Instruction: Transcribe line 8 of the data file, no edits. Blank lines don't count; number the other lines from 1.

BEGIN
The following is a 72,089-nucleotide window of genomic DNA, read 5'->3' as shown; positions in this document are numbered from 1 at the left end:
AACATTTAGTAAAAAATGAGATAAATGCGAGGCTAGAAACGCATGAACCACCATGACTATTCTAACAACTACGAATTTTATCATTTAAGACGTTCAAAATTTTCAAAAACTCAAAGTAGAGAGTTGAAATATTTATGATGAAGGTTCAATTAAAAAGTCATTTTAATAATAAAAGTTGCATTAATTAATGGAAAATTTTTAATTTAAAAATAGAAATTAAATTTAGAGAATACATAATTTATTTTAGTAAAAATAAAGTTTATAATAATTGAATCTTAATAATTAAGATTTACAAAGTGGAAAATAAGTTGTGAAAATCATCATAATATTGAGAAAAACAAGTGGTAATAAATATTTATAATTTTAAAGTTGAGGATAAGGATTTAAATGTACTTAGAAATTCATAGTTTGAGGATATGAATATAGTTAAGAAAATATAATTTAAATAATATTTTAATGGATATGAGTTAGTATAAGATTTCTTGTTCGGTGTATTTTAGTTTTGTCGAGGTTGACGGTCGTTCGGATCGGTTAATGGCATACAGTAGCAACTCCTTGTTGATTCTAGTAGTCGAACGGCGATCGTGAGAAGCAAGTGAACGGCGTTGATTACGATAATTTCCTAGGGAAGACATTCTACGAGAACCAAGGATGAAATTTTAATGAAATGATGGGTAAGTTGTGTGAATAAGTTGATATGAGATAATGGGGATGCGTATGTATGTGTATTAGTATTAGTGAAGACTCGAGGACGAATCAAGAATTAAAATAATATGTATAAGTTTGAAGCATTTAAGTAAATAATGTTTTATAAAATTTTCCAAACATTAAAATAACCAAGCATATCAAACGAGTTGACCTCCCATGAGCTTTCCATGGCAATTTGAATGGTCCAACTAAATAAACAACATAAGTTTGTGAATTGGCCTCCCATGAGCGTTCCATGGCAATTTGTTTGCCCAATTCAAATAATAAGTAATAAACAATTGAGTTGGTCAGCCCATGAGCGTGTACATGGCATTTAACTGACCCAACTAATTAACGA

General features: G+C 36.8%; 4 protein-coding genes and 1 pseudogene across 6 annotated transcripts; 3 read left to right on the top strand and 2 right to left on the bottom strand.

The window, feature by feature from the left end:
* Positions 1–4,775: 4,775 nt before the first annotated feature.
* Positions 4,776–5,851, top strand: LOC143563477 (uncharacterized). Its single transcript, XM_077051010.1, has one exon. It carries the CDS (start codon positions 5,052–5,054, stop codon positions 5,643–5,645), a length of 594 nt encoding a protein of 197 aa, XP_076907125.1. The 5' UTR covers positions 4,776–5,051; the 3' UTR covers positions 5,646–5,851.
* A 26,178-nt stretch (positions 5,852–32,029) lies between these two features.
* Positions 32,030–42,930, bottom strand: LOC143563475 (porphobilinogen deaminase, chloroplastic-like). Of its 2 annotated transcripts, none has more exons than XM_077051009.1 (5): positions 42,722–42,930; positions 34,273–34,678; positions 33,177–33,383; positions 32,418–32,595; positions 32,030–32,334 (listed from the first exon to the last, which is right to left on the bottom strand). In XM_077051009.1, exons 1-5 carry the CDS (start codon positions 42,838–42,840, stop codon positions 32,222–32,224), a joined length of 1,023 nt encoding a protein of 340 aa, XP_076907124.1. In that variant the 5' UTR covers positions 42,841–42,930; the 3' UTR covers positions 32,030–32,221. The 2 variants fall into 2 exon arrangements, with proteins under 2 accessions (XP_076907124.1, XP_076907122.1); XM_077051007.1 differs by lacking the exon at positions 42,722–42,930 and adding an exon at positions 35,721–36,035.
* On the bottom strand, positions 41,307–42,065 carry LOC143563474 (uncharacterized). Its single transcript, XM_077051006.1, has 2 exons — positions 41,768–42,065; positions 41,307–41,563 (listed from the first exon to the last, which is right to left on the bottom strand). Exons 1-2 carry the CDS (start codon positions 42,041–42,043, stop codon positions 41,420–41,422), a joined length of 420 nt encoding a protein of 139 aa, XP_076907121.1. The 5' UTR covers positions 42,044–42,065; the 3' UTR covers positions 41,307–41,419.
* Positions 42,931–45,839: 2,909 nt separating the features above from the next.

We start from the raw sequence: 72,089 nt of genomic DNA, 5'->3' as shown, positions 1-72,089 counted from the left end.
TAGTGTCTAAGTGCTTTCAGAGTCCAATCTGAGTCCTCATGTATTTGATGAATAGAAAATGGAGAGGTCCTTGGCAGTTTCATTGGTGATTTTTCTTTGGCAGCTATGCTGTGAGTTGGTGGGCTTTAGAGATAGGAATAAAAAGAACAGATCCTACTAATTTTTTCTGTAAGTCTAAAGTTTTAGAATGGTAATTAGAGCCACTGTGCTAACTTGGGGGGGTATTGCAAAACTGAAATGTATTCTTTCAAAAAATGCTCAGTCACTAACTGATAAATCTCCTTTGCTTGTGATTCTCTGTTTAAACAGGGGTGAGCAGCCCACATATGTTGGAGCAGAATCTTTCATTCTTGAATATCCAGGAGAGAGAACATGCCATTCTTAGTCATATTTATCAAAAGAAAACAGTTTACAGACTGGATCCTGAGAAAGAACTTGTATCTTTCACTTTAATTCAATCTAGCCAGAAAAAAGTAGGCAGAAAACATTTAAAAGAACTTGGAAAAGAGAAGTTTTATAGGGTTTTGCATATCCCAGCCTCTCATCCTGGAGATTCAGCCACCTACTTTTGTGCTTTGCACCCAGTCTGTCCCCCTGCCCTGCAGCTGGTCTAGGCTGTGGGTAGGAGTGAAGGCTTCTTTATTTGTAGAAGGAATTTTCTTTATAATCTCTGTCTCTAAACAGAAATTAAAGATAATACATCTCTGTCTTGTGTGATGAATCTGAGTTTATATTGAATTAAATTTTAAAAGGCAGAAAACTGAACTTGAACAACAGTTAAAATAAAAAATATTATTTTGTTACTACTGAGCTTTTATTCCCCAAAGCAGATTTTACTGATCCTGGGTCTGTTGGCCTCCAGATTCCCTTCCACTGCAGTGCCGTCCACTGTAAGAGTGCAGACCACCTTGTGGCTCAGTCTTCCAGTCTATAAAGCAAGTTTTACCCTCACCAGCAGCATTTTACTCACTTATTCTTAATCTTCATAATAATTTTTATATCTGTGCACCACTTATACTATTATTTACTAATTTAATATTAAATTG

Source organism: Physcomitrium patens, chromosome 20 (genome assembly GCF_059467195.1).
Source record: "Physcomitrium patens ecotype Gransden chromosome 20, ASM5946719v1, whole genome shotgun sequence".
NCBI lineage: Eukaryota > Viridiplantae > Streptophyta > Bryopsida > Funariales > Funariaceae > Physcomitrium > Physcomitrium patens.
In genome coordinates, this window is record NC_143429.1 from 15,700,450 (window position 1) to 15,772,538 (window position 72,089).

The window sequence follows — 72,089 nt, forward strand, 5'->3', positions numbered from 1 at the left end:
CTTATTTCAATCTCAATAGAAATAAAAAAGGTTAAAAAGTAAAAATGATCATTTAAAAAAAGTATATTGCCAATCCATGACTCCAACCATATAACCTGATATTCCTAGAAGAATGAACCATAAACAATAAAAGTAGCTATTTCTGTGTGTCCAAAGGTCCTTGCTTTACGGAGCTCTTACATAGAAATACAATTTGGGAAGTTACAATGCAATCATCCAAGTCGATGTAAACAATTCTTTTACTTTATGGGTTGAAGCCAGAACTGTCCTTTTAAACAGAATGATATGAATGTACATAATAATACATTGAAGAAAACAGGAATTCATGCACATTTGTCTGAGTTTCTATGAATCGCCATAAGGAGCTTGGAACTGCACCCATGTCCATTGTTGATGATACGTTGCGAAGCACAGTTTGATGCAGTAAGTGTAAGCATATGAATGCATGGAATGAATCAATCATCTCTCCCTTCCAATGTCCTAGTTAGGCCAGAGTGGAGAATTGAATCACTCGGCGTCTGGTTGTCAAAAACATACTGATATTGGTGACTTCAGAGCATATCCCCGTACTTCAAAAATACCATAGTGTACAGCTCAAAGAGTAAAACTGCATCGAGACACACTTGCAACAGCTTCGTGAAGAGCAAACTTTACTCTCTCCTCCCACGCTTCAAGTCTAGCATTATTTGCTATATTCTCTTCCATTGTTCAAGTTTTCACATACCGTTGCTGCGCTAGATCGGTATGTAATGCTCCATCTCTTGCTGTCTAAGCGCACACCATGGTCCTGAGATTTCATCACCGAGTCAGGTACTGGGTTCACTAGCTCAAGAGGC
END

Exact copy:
* Positions 32,030–42,930, bottom strand: LOC143563475 (porphobilinogen deaminase, chloroplastic-like). Of its 2 annotated transcripts, none has more exons than XM_077051009.1 (5): positions 42,722–42,930; positions 34,273–34,678; positions 33,177–33,383; positions 32,418–32,595; positions 32,030–32,334 (listed from the first exon to the last, which is right to left on the bottom strand). In XM_077051009.1, exons 1-5 carry the CDS (start codon positions 42,838–42,840, stop codon positions 32,222–32,224), a joined length of 1,023 nt encoding a protein of 340 aa, XP_076907124.1. In that variant the 5' UTR covers positions 42,841–42,930; the 3' UTR covers positions 32,030–32,221. The 2 variants fall into 2 exon arrangements, with proteins under 2 accessions (XP_076907124.1, XP_076907122.1); XM_077051007.1 differs by lacking the exon at positions 42,722–42,930 and adding an exon at positions 35,721–36,035.